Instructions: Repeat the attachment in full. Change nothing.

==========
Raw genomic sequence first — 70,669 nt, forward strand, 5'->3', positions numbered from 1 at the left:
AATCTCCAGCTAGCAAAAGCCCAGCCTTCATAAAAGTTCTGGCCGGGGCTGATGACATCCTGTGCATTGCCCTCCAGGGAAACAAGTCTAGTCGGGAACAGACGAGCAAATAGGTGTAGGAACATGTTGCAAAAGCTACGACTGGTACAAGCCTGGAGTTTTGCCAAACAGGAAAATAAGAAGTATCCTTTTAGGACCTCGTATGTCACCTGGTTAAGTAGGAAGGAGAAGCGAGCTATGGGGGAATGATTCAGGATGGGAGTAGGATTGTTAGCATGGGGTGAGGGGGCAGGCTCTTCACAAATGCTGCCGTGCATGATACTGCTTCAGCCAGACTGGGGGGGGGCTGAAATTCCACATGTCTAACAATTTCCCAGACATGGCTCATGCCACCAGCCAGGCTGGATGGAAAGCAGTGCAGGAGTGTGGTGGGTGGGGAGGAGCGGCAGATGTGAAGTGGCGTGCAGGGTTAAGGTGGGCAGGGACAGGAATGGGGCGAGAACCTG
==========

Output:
Raw genomic sequence first — 70,669 nt, forward strand, 5'->3', positions numbered from 1 at the left:
AATCTCCAGCTAGCAAAAGCCCAGCCTTCATAAAAGTTCTGGCCGGGGCTGATGACATCCTGTGCATTGCCCTCCAGGGAAACAAGTCTAGTCGGGAACAGACGAGCAAATAGGTGTAGGAACATGTTGCAAAAGCTACGACTGGTACAAGCCTGGAGTTTTGCCAAACAGGAAAATAAGAAGTATCCTTTTAGGACCTCGTATGTCACCTGGTTAAGTAGGAAGGAGAAGCGAGCTATGGGGGAATGATTCAGGATGGGAGTAGGATTGTTAGCATGGGGTGAGGGGGCAGGCTCTTCACAAATGCTGCCGTGCATGATACTGCTTCAGCCAGACTGGGGGGGGGCTGAAATTCCACATGTCTAACAATTTCCCAGACATGGCTCATGCCACCAGCCAGGCTGGATGGAAAGCAGTGCAGGAGTGTGGTGGGTGGGGAGGAGCGGCAGATGTGAAGTGGCGTGCAGGGTTAAGGTGGGCAGGGACAGGAATGGGGCGAGAACCTG